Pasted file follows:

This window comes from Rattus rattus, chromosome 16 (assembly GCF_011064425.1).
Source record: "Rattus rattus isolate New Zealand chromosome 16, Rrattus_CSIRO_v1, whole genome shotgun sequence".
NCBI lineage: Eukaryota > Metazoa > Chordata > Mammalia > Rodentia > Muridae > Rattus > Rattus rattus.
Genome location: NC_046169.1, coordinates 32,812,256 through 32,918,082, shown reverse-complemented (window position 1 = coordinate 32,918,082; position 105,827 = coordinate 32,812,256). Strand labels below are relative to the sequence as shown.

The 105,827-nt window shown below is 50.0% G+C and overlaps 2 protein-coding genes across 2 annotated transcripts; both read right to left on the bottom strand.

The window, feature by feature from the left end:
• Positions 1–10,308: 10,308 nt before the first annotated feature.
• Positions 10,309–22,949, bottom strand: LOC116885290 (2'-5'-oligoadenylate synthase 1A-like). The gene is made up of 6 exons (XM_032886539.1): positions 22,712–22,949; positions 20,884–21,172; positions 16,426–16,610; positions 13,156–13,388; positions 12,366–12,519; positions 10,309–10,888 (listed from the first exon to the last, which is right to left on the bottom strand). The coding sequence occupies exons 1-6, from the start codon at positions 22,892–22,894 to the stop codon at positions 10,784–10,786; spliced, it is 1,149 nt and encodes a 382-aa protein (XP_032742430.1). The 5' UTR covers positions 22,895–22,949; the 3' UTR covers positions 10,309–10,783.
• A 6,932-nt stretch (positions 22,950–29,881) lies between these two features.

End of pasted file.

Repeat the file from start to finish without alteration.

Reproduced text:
This window comes from Rattus rattus, chromosome 16 (assembly GCF_011064425.1).
Source record: "Rattus rattus isolate New Zealand chromosome 16, Rrattus_CSIRO_v1, whole genome shotgun sequence".
NCBI lineage: Eukaryota > Metazoa > Chordata > Mammalia > Rodentia > Muridae > Rattus > Rattus rattus.
Genome location: NC_046169.1, coordinates 32,812,256 through 32,918,082, shown reverse-complemented (window position 1 = coordinate 32,918,082; position 105,827 = coordinate 32,812,256). Strand labels below are relative to the sequence as shown.

The 105,827-nt window shown below is 50.0% G+C and overlaps 2 protein-coding genes across 2 annotated transcripts; both read right to left on the bottom strand.

The window, feature by feature from the left end:
• Positions 1–10,308: 10,308 nt before the first annotated feature.
• Positions 10,309–22,949, bottom strand: LOC116885290 (2'-5'-oligoadenylate synthase 1A-like). The gene is made up of 6 exons (XM_032886539.1): positions 22,712–22,949; positions 20,884–21,172; positions 16,426–16,610; positions 13,156–13,388; positions 12,366–12,519; positions 10,309–10,888 (listed from the first exon to the last, which is right to left on the bottom strand). The coding sequence occupies exons 1-6, from the start codon at positions 22,892–22,894 to the stop codon at positions 10,784–10,786; spliced, it is 1,149 nt and encodes a 382-aa protein (XP_032742430.1). The 5' UTR covers positions 22,895–22,949; the 3' UTR covers positions 10,309–10,783.
• A 6,932-nt stretch (positions 22,950–29,881) lies between these two features.